Content-type: text/html ~ Stephen's Web ~ A New Website, Part Four - Drupal Multisite Configuration

Stephen Downes

Knowledge, Learning, Community

Nov 18, 2006

This is the fourth part in a series. Earlier this week, in Part One, I described the selection of a hosting services and preparation of the web server. In Part Two, I discuss the reasons I chose Drupal and begin the preparations for installing Drupal 5.0 beta on my new site. Part Three continues that description, wrapping up the software installation. Coming next: configuration and customization.

Multisite Configuration

I decided I needed to attend to the multisite configuration first. As I mentioned, I will be running several sites off the same installation of Drupal. So I need to make sure I have all that sorted out before I try to do any site-specific work.

It's important to notice the logic I have followed here. I have steadily worked from more general things to more specific. I began with the hosting service, which will manage all my accounts, email and websites. Then I attended to the website host's website configuration. Then I installed the sotware that will manage the websites. Now I'm tending to the parts that will manage all three websites.

As usual, the best place to look was in INSTALL.txt and I found there a section on installing multi-sites. Basically, each site gets its own configuration file, settings.php, and this file is located in a sites subdirectory names after the URL of the site it describes. A 'default' settings file takes over if any settings file is missing (and if you have only one site, the default settings.php file is already set up, so you can ignore this). So I will have, for example:


To set this up, I used my gftp program to create the '' subdirectory under the 'sites' directory. Then I copied 'default/settings.php' into ''.

Next, I saved a copy of the file on my home computer, then I opened it up with a text editor (on Linux, a program called gedit, the default editor for Ubuntu; on Windows I use a text editor called Notetab (which I use because it can save files in 'unix' format, not one of the messy Microsoft formats, essential if you are writing software).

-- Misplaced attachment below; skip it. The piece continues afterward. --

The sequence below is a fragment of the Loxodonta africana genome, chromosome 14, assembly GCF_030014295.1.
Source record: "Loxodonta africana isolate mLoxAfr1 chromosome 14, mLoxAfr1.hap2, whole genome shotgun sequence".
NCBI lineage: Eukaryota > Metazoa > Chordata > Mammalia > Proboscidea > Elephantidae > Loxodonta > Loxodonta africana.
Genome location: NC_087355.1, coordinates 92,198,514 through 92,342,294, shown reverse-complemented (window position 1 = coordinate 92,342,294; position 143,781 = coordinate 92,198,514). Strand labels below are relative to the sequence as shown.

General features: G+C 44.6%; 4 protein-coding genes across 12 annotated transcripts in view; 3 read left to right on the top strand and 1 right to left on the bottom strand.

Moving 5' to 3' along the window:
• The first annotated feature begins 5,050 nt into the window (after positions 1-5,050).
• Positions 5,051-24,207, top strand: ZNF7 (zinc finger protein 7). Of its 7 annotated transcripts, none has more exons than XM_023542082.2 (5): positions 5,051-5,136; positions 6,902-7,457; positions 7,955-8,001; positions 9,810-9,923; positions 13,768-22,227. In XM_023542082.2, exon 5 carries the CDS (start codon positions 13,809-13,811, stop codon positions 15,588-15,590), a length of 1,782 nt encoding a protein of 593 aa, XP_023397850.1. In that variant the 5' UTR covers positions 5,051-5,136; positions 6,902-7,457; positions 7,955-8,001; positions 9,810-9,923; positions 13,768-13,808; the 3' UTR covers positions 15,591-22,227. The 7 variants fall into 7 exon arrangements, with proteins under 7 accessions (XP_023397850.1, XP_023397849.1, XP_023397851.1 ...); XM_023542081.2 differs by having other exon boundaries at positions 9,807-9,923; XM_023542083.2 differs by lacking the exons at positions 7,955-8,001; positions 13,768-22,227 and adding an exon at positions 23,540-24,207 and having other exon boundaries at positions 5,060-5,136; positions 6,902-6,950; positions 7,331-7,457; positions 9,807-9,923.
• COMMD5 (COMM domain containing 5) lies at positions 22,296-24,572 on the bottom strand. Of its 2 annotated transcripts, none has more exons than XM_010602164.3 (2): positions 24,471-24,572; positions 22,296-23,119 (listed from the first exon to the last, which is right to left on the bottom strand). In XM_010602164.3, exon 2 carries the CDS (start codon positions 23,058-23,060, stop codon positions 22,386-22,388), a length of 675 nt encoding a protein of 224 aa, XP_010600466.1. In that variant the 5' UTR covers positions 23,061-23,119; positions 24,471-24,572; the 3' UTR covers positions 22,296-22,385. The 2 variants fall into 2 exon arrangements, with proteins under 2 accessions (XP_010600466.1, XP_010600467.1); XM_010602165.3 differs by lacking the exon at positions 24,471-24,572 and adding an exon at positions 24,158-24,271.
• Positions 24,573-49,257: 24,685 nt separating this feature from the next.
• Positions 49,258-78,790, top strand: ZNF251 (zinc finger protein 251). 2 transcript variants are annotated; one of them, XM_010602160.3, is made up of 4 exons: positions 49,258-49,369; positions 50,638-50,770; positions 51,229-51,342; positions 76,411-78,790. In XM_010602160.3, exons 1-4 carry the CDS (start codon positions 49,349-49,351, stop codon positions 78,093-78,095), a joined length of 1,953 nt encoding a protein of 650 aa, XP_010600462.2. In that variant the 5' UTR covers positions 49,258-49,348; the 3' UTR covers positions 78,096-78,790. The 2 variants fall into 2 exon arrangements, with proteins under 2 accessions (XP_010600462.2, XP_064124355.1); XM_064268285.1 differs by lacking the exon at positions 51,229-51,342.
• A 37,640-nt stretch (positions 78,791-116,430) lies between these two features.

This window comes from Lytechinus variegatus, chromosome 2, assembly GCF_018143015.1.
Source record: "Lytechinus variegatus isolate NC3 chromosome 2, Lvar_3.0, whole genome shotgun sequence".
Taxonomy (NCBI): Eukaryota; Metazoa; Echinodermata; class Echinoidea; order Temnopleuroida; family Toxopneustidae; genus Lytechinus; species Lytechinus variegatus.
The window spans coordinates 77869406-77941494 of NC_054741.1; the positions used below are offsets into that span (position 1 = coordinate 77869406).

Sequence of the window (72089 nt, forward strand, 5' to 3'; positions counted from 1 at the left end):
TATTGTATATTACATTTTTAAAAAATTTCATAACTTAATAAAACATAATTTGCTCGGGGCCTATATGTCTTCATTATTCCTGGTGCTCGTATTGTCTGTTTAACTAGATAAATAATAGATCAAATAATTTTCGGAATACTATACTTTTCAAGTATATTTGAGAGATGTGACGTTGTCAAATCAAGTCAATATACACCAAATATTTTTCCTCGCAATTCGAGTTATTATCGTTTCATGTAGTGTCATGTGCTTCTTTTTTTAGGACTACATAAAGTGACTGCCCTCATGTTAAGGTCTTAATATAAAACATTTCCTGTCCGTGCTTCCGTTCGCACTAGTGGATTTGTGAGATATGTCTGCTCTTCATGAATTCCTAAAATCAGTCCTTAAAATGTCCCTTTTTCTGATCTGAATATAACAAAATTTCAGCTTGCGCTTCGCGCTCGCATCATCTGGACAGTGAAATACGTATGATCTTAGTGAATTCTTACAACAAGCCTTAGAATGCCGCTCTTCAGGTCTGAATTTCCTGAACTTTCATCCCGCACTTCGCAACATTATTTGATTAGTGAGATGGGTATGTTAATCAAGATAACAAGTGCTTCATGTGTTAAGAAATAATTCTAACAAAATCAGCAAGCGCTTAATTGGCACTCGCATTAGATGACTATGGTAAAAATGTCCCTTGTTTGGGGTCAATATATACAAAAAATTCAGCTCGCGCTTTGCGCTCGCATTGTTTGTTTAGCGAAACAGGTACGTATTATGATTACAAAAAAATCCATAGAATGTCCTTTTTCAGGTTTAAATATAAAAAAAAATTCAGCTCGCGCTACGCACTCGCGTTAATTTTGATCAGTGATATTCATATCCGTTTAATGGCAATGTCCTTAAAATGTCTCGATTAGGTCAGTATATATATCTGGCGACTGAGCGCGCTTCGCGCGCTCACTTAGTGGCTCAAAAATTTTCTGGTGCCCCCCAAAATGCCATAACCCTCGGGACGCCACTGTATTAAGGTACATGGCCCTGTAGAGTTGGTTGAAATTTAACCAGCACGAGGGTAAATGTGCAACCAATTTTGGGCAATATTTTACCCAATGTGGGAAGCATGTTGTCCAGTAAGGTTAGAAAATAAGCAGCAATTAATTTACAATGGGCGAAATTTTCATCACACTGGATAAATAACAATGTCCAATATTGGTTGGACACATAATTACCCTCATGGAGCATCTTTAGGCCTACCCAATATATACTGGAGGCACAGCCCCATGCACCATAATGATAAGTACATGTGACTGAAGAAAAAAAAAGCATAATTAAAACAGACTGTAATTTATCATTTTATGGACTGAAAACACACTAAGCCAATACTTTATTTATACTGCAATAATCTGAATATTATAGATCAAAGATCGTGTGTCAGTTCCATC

If you are going to do any sort of work on the web, you need to learn to read script files. PHP is a funny language, in that bits of web page HTML and bits of PHP are mixed up in the same file (like I said, PHP is messy). The way to think of it is this: every PHP page is a web page, and inside the web page there is some PHP code. PHP code is embedded in the web page, just like an image or a link or some Javascript code.

The beginning of a segment of PHP always looks like this: <?php

And the end of a segment of PHP looks like this: ?>

In Drupal, you'll hardly ever see the end of a PHP statement, because the page is made up entirely of PHP coding.

Inside the PHP, you have two types of text: code, which does the actual processing, and comments, which provide advice and instruction to anyone editing the page. The comments are enclosed between '/*' and '*/'. So the trick to working with a PHP page is to read the comments and then edit the code.

It is worth noting that lines that begin with '#' are also comments. This is an import from Perl (which only uses the '#' designation). Like I said, spaghetti code. Usually, people use the '#' to block lines of code they are working on but don't want the program to run.

So anyhow, I open and read the 'settings.php' file. There's quite a bit of commentary telling me about the sites subdirectory and how to specify special characters in the username and password. Then I see my first line of PHP code: